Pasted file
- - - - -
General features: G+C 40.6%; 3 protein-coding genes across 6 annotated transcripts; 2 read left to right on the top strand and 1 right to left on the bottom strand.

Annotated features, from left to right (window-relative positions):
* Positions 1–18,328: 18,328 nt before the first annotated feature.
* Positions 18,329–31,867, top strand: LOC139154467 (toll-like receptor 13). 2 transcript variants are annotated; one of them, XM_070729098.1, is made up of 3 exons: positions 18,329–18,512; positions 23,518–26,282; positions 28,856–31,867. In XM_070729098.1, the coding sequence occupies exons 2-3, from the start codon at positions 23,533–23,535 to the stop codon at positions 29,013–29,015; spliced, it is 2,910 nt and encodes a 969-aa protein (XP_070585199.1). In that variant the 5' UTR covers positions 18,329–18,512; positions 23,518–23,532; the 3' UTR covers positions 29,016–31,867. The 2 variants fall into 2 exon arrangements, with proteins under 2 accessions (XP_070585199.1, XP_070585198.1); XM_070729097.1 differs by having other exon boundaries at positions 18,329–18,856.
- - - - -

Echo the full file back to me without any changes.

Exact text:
General features: G+C 40.6%; 3 protein-coding genes across 6 annotated transcripts; 2 read left to right on the top strand and 1 right to left on the bottom strand.

Annotated features, from left to right (window-relative positions):
* Positions 1–18,328: 18,328 nt before the first annotated feature.
* Positions 18,329–31,867, top strand: LOC139154467 (toll-like receptor 13). 2 transcript variants are annotated; one of them, XM_070729098.1, is made up of 3 exons: positions 18,329–18,512; positions 23,518–26,282; positions 28,856–31,867. In XM_070729098.1, the coding sequence occupies exons 2-3, from the start codon at positions 23,533–23,535 to the stop codon at positions 29,013–29,015; spliced, it is 2,910 nt and encodes a 969-aa protein (XP_070585199.1). In that variant the 5' UTR covers positions 18,329–18,512; positions 23,518–23,532; the 3' UTR covers positions 29,016–31,867. The 2 variants fall into 2 exon arrangements, with proteins under 2 accessions (XP_070585199.1, XP_070585198.1); XM_070729097.1 differs by having other exon boundaries at positions 18,329–18,856.